then, No knowledge
then, No money
then, No friend
then, No joy :(
अलसस्य कुतो विद्या अविद्यस्य कुतो धनम् ।
अधनस्य कुतो मित्रं अमित्रस्य कुतः सुखम् ॥
alasasya kuto vidyā, avidyasya kuto dhanam |
adhanasya kuto mitram, amitrasya kutaḥ sukham || (IAST)
alasasya kuto vidyA, avidyasya kuto dhanam |
adhanasya kuto mitram, amitrasya kutaH sukham || (ITRANS)
This is a very popular shloka, subhāṣhita (सुभाषित, subhAShita, well saying), which is misunderstood often. And the main objection seems to be coming from the rather crass assumption that 'no money, then no friends.' Is friendship supposed to be so shallow? This is not ancient Indian outlook; it is supposed to be all spiritual, goody-goody, well wishing for the world kind of 'mush'.
But, one forgets two things here. One, India has been the richest civilization in the world for the longest time. And you can't build civilizations, or corporations only on spirituality. Just like you cannot have a body without proper material care of it like food, medicine, exercise etc. Empires are not built on abstract spirituality. They can be guided by it, but not only by it.
Second, Sanskrit literature is not only about spirituality. Agreed, it is the most stressed topic, and most different from other civilizations, so the 'special' factor is there, which gets more media coverage, so to speak.
When confronted with sayings like this, how should we interpret it? Or should we just trash it?
Let us ponder upon a few aspects of interpretation like context (who said to whom under what conditions) and main point of the saying, the cause and effect chain and the differentiation between theory and reality.
If you do not put effort, you cannot learn anything. And we are not talking about just bookish knowledge in a classroom with uniform and laboratories. Even to be a great painter, machinist, miner, athlete, dancer, car mechanic or what have you, you need to put effort in learning the 'trade'.
Look at a baby. It knows nothing at birth, except wailing. In two years, it has learned more than it will ever learn in a lifetime (proportionately). By age 2, it can stand, run, climb, eat, grasp, talk, make 10 different faces, focus eyes to see, figure out where a sound comes from, and some can even operate an iPad. If a baby were not to put effort, mommy will have to carry him/her around forever!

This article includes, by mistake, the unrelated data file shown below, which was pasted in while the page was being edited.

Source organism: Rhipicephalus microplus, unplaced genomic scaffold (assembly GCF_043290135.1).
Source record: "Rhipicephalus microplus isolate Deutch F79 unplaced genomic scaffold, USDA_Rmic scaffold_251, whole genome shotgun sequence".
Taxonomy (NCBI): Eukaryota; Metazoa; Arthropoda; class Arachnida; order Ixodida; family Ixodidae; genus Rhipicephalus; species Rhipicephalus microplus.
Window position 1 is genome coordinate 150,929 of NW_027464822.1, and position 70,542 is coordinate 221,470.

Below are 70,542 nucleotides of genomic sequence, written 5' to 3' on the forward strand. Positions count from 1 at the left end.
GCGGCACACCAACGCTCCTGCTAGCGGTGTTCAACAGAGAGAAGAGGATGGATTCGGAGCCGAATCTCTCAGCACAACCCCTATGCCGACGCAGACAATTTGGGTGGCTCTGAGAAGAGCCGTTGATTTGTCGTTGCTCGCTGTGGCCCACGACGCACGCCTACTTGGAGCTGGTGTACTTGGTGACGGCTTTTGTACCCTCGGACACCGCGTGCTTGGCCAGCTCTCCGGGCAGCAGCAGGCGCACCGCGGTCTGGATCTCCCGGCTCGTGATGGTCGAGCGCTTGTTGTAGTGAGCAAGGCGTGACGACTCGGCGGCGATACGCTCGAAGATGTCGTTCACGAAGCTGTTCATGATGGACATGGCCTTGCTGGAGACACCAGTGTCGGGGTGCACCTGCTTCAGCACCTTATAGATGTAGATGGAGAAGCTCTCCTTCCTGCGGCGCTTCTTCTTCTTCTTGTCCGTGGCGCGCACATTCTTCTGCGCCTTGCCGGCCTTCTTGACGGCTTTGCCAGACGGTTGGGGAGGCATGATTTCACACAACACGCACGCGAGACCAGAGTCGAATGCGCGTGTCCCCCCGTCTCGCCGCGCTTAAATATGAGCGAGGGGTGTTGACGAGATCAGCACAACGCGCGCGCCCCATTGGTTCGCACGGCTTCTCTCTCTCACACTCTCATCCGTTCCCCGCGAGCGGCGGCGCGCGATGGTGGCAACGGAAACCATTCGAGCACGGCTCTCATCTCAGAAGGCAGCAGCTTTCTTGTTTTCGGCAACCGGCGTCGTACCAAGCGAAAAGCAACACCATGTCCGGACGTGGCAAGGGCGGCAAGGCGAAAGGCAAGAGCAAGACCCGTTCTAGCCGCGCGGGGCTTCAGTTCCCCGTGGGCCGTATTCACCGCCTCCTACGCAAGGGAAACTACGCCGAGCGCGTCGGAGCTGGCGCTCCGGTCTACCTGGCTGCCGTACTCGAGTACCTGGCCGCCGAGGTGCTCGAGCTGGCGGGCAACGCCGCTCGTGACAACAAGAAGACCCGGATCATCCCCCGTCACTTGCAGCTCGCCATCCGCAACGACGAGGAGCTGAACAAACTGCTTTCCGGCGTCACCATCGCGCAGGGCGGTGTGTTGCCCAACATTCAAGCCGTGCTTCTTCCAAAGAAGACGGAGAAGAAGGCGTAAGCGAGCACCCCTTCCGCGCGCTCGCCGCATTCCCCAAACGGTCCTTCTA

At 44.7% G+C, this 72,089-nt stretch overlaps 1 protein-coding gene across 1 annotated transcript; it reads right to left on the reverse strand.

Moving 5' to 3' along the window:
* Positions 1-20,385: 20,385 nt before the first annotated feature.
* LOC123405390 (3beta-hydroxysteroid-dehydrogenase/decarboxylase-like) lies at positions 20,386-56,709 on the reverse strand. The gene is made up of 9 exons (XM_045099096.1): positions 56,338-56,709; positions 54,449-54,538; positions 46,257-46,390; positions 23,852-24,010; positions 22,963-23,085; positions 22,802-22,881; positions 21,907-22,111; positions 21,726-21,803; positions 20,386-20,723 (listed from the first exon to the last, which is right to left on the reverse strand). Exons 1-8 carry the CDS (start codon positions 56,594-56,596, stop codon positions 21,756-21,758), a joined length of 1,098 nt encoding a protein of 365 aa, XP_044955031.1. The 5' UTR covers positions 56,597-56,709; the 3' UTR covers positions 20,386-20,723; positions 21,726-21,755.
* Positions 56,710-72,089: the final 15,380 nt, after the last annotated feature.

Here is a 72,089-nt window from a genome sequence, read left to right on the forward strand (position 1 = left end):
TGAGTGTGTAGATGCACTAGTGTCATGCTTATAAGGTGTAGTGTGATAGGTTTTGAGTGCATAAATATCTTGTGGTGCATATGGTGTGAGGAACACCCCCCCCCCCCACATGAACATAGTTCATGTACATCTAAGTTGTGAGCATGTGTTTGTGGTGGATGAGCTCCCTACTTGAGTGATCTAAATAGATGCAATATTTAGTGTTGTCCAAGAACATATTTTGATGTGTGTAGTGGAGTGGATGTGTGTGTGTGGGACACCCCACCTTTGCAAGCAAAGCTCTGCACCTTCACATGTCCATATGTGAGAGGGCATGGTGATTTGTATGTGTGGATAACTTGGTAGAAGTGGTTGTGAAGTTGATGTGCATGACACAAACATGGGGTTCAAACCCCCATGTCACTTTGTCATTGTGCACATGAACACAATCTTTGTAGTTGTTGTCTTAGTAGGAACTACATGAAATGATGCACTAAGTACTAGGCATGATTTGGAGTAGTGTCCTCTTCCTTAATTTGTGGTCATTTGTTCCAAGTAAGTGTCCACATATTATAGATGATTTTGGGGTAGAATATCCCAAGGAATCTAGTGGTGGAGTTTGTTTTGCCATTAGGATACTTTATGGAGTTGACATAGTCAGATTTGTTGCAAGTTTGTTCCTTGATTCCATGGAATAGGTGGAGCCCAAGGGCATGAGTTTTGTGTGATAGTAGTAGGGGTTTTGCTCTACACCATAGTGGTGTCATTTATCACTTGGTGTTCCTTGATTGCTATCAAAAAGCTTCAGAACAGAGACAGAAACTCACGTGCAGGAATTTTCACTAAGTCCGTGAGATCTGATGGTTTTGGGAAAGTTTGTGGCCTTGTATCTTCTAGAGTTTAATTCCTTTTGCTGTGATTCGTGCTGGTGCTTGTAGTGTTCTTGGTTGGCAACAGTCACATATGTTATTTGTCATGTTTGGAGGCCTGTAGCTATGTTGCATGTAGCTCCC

So, you must put enough effort. What area? What job you will get? That is all secondary. But whatever you choose, put in all you can.
If you go for a job, any kind, permanent or temporary, Fortune 500 or mom-and-pop shop, housekeeping at a motel or a school teacher, the first question that is on the employer's mind is - 'What do you know? What can you do?'
Some are programmers, some technicians, some policy makers, some negotiators, some campaign managers, some maids, some plumbers, some doctors, some drivers - list is endless. But they all are supposed to know their job.
'Knowledge is power' is not over-stated. It indeed is.
Many good-hearted people get an uneasy feeling upon hearing the word money. Money is not important mostly to those who have already acquired enough, at least to cover the basic needs and wants of life. After eating, most people do not feel hungry. But that does not make food unimportant!
Other times, it has got an ill-repute. We think of scandals and corruptions, Occupy Wall Street and $1.6 trillion annually spent on military expenses by the world. Yes, that is $1.6 trillion. Imagine if it was used for development, all economic problems of the world can be solved!